Thursday, March 31, 2011

Webinars Have Touched A Content Marketing Sweet Spot: Short, Free, and Friendly

Webinars were hot about two years ago when users first caught up with the technology. Then webinars went quiet. I suspect that’s the time promoters found out people weren’t rushing to pay $199 (or more) for webinar information that’s readily available from a lot of other sources. We can all buy a book for $14, download a free white paper, read an eNewsletter, follow a group of informed bloggers, or even – with effort – Google search any topic.

Now, webinar sponsors have embraced content marketing.

In the past two months, content marketing webinars are eating up the landscape. The new model is free, short, and friendly. Since mid-March, I’ve had offers to attend six free webinars. Not only were these webinars complimentary, they aired for only an hour. Short is good and we’ll likely start seeing the ½-hour “blinkety-blink-blink” version soon.

I listened in on two of the six and would have indulged in two more had time been available. One of these (Anne Holland’s “Winning with Better Landing Pages”) taught me a lot and I spread the wealth via my blog post. I did something similar in December when I blogged about Chris Brogan and Pawan Desphande’s “Content Curation” webinar. Maybe that was a pay-off for the sponsors. I hope so.

I also missed a webinar I’d registered to attend. I certainly meant to attend, so I was happy when the sponsors acknowledged my empty seat. The follow-up email came a couple hours after the webinar finished, telling me I’d receive a link as soon the webinar was posted online. That’s a classy move (thank you, Marketing Experiments) and should count among webinar “best practices.”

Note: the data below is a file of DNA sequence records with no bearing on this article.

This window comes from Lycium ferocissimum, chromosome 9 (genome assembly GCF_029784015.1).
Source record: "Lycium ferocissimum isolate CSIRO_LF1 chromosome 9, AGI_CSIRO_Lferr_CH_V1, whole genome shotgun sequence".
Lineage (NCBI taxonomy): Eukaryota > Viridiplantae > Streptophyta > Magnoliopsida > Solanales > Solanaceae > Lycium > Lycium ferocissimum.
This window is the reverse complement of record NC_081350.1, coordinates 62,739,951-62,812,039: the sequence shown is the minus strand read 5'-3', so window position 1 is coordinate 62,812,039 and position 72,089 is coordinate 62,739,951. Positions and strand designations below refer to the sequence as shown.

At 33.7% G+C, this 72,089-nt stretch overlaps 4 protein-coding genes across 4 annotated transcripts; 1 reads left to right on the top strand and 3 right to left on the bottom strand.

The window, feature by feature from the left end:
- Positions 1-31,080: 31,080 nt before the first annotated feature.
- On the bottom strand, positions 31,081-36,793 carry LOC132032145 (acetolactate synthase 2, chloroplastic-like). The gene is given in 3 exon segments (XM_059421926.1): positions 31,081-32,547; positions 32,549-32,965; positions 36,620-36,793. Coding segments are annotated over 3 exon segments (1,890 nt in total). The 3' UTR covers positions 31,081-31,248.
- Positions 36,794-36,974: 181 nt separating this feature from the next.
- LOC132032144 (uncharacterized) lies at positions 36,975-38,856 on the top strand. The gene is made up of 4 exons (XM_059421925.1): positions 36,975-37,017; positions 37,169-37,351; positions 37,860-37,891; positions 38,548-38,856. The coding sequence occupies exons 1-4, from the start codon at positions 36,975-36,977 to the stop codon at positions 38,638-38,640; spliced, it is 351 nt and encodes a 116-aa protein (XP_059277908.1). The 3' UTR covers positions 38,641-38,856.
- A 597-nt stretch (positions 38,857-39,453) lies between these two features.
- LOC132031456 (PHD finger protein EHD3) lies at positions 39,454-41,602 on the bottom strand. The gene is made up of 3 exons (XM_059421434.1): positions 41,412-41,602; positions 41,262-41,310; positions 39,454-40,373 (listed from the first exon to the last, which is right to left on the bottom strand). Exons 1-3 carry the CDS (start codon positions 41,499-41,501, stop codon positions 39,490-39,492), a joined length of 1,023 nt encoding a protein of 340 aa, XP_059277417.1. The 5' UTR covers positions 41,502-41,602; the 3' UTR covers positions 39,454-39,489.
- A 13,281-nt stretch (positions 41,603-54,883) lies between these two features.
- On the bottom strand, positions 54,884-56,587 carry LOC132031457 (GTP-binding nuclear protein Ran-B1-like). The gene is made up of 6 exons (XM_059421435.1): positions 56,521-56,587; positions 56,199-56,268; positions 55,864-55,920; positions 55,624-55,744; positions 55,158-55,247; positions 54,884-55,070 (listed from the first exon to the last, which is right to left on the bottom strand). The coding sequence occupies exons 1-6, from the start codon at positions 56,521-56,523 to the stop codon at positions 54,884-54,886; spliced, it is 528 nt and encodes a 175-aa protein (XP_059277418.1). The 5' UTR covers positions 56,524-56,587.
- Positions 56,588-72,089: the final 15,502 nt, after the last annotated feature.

Sponsors appear to have realized that webinars are a poor substitute for in-person meetings/seminars. Moreover, the early promise of webinars as a money-making scheme flopped. Webinars are, however, a superb approach to PR, branding, customer service, and community building -- otherwise known as “content marketing.”

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Sunday, March 27, 2011

I Haven't Had A Fresh Idea In Months. How About You?

Dearheart sent me this link from Wired magazine with a note saying, “Once again, Nan is ahead of the curve.” If only it were true. I have never felt more BEHIND the curve. Lately, I don’t even know where the curve is.

The Wired story reviews Curation Nation, a book that deals the new notion that technology is worth squat unless human beings are around to filter the sludge. I used to think that was true; now I’m not so sure.

For about a year – and more significantly in the past six months – I’ve had a growing awareness that no matter what fresh insight I’ve grasped, somebody else has already written a book about it. When I first noticed this phenomenon, I decided to ignore it. But this “shared awareness” phenomenon is growing. Even worse, my awareness of the awareness is exploding.

What the heck am I talking about here? I’m talking about why, as a writer, I can’t seem to come up with a fresh idea. The truth is maybe I never could come up with a fresh idea.. I just didn’t know it. Well, the Internet has taken care of that. Now I am painfully aware just how far behind I am in capturing every realization and insight. My eureka moment? Google has 1,230,000 entries on that one. It’s humbling.

Maybe this blog post sounds like a joke. It certainly does have a comic dimension. But there’s angst, too, in this “late-to-market” syndrome. I’m pretty sure I’m not alone (after all, not being alone in the "awareness" is we’re talking about here, right?). So, yes. Most assuredly. As all of us knowledge workers sit on the razor’s edge of Singularity, it’s hard to discern our unique vantage point.